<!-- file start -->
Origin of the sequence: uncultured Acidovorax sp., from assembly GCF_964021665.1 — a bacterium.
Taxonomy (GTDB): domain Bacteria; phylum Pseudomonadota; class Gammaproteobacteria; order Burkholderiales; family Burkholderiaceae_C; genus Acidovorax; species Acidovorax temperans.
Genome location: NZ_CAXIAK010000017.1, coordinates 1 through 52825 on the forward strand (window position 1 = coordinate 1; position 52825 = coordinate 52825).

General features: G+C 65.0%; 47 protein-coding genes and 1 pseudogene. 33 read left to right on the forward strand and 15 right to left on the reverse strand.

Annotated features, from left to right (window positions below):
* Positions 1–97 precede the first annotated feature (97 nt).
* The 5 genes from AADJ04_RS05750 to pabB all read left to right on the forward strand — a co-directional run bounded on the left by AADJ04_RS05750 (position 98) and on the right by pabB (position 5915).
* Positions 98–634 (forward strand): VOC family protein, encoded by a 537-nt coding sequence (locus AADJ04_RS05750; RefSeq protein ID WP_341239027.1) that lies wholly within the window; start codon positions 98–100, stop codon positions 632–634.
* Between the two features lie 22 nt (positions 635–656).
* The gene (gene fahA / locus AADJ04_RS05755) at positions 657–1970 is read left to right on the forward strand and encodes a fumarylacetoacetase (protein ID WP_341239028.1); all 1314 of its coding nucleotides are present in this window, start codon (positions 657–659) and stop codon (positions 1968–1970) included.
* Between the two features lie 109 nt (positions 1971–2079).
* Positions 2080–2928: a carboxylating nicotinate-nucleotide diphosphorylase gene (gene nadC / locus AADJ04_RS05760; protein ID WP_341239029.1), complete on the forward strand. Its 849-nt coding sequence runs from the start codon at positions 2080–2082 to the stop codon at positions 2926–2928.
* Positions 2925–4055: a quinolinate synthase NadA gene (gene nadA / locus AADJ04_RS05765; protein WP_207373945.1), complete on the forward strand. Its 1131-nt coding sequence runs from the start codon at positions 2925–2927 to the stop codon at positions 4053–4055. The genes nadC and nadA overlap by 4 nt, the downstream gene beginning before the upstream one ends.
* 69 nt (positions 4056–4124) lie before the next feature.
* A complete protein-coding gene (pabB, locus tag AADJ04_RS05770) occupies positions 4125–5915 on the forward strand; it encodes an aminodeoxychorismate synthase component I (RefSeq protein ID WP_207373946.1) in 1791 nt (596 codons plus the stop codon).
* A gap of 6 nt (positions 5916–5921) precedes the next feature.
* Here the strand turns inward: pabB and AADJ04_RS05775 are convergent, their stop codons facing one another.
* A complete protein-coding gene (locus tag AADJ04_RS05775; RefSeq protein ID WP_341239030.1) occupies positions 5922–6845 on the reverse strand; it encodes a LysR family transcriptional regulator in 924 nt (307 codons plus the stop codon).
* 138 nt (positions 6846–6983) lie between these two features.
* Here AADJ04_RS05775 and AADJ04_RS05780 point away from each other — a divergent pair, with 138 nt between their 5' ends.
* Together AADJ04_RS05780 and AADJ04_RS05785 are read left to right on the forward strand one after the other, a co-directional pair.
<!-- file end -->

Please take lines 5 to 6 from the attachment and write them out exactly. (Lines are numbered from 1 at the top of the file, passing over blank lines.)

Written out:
Annotated features, from left to right (window positions below):
* Positions 1–97 precede the first annotated feature (97 nt).